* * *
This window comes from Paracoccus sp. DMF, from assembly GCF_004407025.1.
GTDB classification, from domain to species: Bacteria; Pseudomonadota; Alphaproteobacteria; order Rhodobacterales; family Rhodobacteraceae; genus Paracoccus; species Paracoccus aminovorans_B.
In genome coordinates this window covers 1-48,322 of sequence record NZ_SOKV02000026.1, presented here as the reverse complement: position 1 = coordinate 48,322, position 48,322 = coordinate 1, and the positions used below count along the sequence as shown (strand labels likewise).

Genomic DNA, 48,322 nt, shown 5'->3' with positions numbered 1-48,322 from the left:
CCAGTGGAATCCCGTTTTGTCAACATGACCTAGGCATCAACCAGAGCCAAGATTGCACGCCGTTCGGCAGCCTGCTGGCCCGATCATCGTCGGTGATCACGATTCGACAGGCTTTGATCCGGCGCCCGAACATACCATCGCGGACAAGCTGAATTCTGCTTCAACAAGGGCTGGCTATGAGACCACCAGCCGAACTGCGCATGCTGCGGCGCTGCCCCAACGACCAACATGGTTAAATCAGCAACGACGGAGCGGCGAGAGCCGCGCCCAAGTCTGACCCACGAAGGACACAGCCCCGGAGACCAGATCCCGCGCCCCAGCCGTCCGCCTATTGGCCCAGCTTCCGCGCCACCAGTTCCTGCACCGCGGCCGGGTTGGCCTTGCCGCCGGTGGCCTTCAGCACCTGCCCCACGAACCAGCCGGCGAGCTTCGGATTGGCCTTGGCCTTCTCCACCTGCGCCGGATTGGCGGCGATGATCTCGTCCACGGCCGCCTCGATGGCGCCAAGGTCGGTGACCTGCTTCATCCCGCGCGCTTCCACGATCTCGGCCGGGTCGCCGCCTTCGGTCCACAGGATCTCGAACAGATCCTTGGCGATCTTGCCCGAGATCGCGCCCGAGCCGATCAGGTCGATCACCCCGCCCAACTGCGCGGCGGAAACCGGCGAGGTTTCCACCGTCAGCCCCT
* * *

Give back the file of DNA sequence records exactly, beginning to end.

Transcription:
This window comes from Paracoccus sp. DMF, from assembly GCF_004407025.1.
GTDB classification, from domain to species: Bacteria; Pseudomonadota; Alphaproteobacteria; order Rhodobacterales; family Rhodobacteraceae; genus Paracoccus; species Paracoccus aminovorans_B.
In genome coordinates this window covers 1-48,322 of sequence record NZ_SOKV02000026.1, presented here as the reverse complement: position 1 = coordinate 48,322, position 48,322 = coordinate 1, and the positions used below count along the sequence as shown (strand labels likewise).

Genomic DNA, 48,322 nt, shown 5'->3' with positions numbered 1-48,322 from the left:
CCAGTGGAATCCCGTTTTGTCAACATGACCTAGGCATCAACCAGAGCCAAGATTGCACGCCGTTCGGCAGCCTGCTGGCCCGATCATCGTCGGTGATCACGATTCGACAGGCTTTGATCCGGCGCCCGAACATACCATCGCGGACAAGCTGAATTCTGCTTCAACAAGGGCTGGCTATGAGACCACCAGCCGAACTGCGCATGCTGCGGCGCTGCCCCAACGACCAACATGGTTAAATCAGCAACGACGGAGCGGCGAGAGCCGCGCCCAAGTCTGACCCACGAAGGACACAGCCCCGGAGACCAGATCCCGCGCCCCAGCCGTCCGCCTATTGGCCCAGCTTCCGCGCCACCAGTTCCTGCACCGCGGCCGGGTTGGCCTTGCCGCCGGTGGCCTTCAGCACCTGCCCCACGAACCAGCCGGCGAGCTTCGGATTGGCCTTGGCCTTCTCCACCTGCGCCGGATTGGCGGCGATGATCTCGTCCACGGCCGCCTCGATGGCGCCAAGGTCGGTGACCTGCTTCATCCCGCGCGCTTCCACGATCTCGGCCGGGTCGCCGCCTTCGGTCCACAGGATCTCGAACAGATCCTTGGCGATCTTGCCCGAGATCGCGCCCGAGCCGATCAGGTCGATCACCCCGCCCAACTGCGCGGCGGAAACCGGCGAGGTTTCCACCGTCAGCCCCT